Taking proper care of your garden tools will make them last a long time. But if you are like me when you are done in the garden or working in the yard, all I want is a shower and a cold drink. Cleaning and oiling my garden tools is not what I am thinking about. But seriously you tools will last longer with a bit of care. So take the time to clean, sand, sharpen and oil your garden tools.





Step 1 – Clean

You will need

  • bucket of warm water
  • wire brush
  • bleach solution
  • your dirty tools

Start by brushing all of the dirt off of your tools with a wire brush. Once you have the mud and dirt off, scrub the remaining off with the warm water. If your tools were exposed to diseased plants or pest infected soil, give them a quick soak is a diluted solution of 2 cups household bleach mixed with 1 gallon of water. Then rise them well and let them air dry or wipe them off with an clean dry rag. ** Note. They can air dry while you shower and fix your drink.


Step 2 – Sand

You will need

  • wire brush (optional)
  • 80 grit sand paper
  • 120-150 grit sand paper
  • small electric sander (optional)
  • your dry tools

Once your garden tools are dry, Start by sanding any wood handles. Moisture, from the soil, dew or rain will raise the grain of the wood and make it feel rough. Start with you 80 grit sand paper and finish off with the 120-150 grit for a nice smooth handle.

It is also a good time to take care of any rust on your tools. You can use a wire brush for the majority of the rust and to get into those tight space, but 80 grit sand paper will do a better job of removing all of the rust. If you have a small electric sander this process will go a bit faster.

Step 3 – Sharpen

You will need

  • flat file
  • eye protection
  • heavy gloves
  • vise or clamp (Tailgate Sawhorse)

Now is a good time to sharpen any tools that need it. You can sharpen them with a wide range of tools, most gardeners find that a flat file with a handle is all they need.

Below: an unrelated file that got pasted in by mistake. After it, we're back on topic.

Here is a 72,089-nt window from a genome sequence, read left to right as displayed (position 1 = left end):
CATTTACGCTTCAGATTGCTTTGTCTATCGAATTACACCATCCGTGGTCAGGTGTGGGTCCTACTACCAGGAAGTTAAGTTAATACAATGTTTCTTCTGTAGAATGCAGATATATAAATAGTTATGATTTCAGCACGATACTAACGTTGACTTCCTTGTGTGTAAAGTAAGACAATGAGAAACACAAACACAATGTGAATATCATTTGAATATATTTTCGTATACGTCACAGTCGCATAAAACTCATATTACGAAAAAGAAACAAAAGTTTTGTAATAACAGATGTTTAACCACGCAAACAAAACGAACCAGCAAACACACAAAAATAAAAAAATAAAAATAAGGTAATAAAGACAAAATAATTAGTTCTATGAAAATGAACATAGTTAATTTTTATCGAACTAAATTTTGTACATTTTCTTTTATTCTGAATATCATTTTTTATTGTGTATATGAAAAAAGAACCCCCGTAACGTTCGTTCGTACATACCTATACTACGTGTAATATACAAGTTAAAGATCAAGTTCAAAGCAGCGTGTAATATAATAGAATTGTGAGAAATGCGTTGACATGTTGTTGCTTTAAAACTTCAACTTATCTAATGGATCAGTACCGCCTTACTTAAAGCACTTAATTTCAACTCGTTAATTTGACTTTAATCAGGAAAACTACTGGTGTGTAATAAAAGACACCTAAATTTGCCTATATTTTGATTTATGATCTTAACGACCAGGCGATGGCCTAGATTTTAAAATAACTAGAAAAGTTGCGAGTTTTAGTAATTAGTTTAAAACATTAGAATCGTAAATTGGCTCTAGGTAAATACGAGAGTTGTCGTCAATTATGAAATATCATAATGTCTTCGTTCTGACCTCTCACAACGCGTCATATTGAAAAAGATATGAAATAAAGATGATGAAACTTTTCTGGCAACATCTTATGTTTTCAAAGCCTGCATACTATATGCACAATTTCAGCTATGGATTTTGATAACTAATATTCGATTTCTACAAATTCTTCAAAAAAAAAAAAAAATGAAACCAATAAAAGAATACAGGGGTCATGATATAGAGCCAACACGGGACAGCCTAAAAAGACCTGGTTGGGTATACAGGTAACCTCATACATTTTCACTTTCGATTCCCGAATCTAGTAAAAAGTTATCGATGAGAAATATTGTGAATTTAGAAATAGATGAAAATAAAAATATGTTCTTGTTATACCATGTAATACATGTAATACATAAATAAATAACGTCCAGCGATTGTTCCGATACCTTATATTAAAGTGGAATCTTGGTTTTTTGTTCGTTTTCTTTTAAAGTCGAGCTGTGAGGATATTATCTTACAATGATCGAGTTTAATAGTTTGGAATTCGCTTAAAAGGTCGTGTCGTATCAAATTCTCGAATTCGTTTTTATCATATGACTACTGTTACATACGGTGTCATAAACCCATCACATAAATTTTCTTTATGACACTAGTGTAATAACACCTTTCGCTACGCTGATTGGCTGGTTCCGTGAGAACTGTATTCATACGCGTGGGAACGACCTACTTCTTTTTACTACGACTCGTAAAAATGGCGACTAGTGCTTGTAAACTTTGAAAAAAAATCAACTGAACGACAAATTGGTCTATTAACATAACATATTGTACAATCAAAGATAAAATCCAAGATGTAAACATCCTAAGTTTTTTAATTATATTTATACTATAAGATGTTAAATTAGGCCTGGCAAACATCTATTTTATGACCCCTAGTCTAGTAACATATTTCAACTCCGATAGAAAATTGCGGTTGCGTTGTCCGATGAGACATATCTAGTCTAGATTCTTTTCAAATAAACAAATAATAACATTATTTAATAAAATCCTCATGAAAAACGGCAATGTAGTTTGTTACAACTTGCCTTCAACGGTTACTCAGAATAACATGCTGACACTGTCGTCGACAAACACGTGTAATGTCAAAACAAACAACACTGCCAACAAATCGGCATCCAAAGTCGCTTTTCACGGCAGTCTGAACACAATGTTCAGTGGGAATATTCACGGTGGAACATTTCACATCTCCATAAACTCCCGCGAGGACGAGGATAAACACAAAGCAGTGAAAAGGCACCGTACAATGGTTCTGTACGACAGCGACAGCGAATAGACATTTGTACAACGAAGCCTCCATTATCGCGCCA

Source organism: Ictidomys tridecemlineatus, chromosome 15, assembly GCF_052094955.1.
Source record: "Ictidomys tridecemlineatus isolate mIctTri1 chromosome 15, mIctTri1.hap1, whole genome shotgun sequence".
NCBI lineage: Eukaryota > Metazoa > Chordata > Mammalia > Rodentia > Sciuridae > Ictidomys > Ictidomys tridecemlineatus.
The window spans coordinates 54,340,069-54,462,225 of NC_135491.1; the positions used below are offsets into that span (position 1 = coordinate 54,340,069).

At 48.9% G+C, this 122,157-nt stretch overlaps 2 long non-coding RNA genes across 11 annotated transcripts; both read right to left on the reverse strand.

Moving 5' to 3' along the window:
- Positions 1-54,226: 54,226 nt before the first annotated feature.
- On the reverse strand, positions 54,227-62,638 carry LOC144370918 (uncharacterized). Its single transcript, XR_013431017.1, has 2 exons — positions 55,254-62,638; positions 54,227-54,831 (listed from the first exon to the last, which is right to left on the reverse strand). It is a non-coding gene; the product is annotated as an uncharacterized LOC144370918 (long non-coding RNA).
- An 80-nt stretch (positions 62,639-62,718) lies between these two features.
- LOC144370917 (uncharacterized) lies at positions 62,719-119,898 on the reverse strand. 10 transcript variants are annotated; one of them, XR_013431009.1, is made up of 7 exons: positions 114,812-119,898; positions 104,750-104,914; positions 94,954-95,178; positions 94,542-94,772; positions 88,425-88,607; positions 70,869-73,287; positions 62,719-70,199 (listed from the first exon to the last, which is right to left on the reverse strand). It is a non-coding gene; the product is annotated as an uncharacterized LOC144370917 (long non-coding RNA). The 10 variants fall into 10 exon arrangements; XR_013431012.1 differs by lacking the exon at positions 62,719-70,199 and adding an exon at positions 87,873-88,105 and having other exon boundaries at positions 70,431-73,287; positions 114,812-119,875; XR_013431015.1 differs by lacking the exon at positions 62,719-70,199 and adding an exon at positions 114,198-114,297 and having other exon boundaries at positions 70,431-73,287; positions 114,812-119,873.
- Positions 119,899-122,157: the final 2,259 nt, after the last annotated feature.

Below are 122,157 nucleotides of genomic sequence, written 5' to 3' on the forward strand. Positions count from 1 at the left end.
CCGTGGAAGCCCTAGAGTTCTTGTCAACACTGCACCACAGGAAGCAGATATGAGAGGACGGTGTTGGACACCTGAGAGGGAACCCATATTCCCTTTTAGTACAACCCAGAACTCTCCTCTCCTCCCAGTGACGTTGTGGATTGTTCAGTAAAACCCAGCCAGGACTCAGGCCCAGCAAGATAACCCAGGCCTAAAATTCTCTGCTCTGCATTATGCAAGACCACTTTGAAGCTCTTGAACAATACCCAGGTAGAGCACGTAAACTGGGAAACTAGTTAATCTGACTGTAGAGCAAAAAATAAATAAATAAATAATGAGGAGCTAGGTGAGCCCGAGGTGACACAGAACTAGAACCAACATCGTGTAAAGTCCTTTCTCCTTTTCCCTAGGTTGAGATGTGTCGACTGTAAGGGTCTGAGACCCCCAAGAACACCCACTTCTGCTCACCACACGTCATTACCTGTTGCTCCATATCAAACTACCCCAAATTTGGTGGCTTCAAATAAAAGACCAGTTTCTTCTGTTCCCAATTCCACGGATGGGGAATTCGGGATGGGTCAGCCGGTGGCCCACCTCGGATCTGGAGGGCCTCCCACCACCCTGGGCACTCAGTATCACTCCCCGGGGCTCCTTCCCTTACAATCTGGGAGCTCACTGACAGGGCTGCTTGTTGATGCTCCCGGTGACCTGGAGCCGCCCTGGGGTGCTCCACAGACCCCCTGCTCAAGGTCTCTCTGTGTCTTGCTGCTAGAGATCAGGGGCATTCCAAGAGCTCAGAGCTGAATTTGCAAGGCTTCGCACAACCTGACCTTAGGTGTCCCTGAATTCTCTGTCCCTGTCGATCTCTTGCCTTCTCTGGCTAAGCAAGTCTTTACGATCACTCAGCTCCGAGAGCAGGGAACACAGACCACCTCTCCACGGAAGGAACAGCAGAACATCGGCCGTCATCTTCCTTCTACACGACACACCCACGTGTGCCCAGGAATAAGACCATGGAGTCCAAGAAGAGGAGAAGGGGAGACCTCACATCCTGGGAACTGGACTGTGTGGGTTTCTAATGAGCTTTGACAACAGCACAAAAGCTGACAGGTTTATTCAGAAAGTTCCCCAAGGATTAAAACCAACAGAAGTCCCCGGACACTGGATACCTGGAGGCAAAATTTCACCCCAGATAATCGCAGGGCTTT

Before you start please use eye protection and heavy gloves. This will prevent small shards of metal from getting in your eyes and hands. Gloves will also protect your hands from cuts from your newly sharpened tools.

Garden tool sharpening can be dangerous if you don’t have the tool secured properly. So secure it in a vise if you have one, clamp it to a table or Tailgate Sawhorse or have someone hold it for you (they will need eye protection also). Just make sure it is secure before you start sharpening. Every tool blade has some sort of edge bevel on it, so try to file it at the same angle that is already there. Too much angle will indeed make you tool very sharp, but because the leading edge is so thin, it will be subject to damage by small stones, so try and stick with he angle that is there.

Step 4 – Oil

You will need

  • boiled linseed oil
  • rag

Let me start by saying Do Not use and petroleum based oil on you garden tools. You will just end up transferring that oil into you garden soil. I like to use Boiled Linseed Oil. It is a natural product from the seeds of the flax plant (except for the solvent used to keep it from hardening in the can, that evaporates after application). It can be used on the metal and wood parts of your tools. Apply liberally all over your tool,  let it sit about 15 minutes and then wipe off the excess.

Rust on any of your tools is the result of oxygen and water reacting with the metal, so the purpose of oiling is to create a barrier between the metal and the oxygen/water. Oiling your wood handles keeps them from drying out and cracking.

Step 5 – Storage

Store your tools in a dry, well ventilated shed or garage. Smaller tools can be hung on a hook or stored plunged into a bucket of sand dampened with Boiled Linseed Oil (damp not wet). Larger tools hung or stored upside down so as not to dull their blades.

Now you are done. Go sit down, prop up your feet and enjoy that cold drink.

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